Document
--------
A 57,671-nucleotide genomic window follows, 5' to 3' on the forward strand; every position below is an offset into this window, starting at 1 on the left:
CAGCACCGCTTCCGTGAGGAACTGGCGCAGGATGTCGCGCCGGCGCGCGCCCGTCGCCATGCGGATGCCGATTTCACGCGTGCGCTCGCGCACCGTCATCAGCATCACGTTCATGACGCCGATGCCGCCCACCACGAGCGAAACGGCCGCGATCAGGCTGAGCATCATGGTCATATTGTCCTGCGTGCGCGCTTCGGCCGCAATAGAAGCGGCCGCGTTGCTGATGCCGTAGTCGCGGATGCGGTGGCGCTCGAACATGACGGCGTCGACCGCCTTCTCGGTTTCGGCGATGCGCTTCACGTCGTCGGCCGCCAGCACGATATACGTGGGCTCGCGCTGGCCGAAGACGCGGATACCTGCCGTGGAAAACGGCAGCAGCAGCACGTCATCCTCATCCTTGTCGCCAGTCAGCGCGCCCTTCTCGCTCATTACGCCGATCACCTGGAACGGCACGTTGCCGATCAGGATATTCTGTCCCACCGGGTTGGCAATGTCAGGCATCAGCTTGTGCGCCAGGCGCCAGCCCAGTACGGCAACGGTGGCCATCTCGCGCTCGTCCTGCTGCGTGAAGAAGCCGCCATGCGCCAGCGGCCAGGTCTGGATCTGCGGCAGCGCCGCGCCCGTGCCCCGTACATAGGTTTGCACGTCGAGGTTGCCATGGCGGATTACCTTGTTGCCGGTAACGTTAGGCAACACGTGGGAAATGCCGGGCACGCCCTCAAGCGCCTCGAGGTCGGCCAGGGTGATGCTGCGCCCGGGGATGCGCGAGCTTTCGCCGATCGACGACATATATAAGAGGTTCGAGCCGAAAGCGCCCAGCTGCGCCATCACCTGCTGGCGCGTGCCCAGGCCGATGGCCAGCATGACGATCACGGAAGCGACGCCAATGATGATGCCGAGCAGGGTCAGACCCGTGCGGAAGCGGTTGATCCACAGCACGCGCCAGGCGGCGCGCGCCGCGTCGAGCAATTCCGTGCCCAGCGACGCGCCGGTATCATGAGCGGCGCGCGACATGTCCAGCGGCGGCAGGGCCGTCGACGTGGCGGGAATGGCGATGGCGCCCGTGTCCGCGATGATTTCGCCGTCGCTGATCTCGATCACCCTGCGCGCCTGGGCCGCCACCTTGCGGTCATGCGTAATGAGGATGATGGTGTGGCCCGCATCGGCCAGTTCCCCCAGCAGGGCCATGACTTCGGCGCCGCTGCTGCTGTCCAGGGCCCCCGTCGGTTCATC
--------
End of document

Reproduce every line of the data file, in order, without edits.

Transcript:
A 57,671-nucleotide genomic window follows, 5' to 3' on the forward strand; every position below is an offset into this window, starting at 1 on the left:
CAGCACCGCTTCCGTGAGGAACTGGCGCAGGATGTCGCGCCGGCGCGCGCCCGTCGCCATGCGGATGCCGATTTCACGCGTGCGCTCGCGCACCGTCATCAGCATCACGTTCATGACGCCGATGCCGCCCACCACGAGCGAAACGGCCGCGATCAGGCTGAGCATCATGGTCATATTGTCCTGCGTGCGCGCTTCGGCCGCAATAGAAGCGGCCGCGTTGCTGATGCCGTAGTCGCGGATGCGGTGGCGCTCGAACATGACGGCGTCGACCGCCTTCTCGGTTTCGGCGATGCGCTTCACGTCGTCGGCCGCCAGCACGATATACGTGGGCTCGCGCTGGCCGAAGACGCGGATACCTGCCGTGGAAAACGGCAGCAGCAGCACGTCATCCTCATCCTTGTCGCCAGTCAGCGCGCCCTTCTCGCTCATTACGCCGATCACCTGGAACGGCACGTTGCCGATCAGGATATTCTGTCCCACCGGGTTGGCAATGTCAGGCATCAGCTTGTGCGCCAGGCGCCAGCCCAGTACGGCAACGGTGGCCATCTCGCGCTCGTCCTGCTGCGTGAAGAAGCCGCCATGCGCCAGCGGCCAGGTCTGGATCTGCGGCAGCGCCGCGCCCGTGCCCCGTACATAGGTTTGCACGTCGAGGTTGCCATGGCGGATTACCTTGTTGCCGGTAACGTTAGGCAACACGTGGGAAATGCCGGGCACGCCCTCAAGCGCCTCGAGGTCGGCCAGGGTGATGCTGCGCCCGGGGATGCGCGAGCTTTCGCCGATCGACGACATATATAAGAGGTTCGAGCCGAAAGCGCCCAGCTGCGCCATCACCTGCTGGCGCGTGCCCAGGCCGATGGCCAGCATGACGATCACGGAAGCGACGCCAATGATGATGCCGAGCAGGGTCAGACCCGTGCGGAAGCGGTTGATCCACAGCACGCGCCAGGCGGCGCGCGCCGCGTCGAGCAATTCCGTGCCCAGCGACGCGCCGGTATCATGAGCGGCGCGCGACATGTCCAGCGGCGGCAGGGCCGTCGACGTGGCGGGAATGGCGATGGCGCCCGTGTCCGCGATGATTTCGCCGTCGCTGATCTCGATCACCCTGCGCGCCTGGGCCGCCACCTTGCGGTCATGCGTAATGAGGATGATGGTGTGGCCCGCATCGGCCAGTTCCCCCAGCAGGGCCATGACTTCGGCGCCGCTGCTGCTGTCCAGGGCCCCCGTCGGTTCATC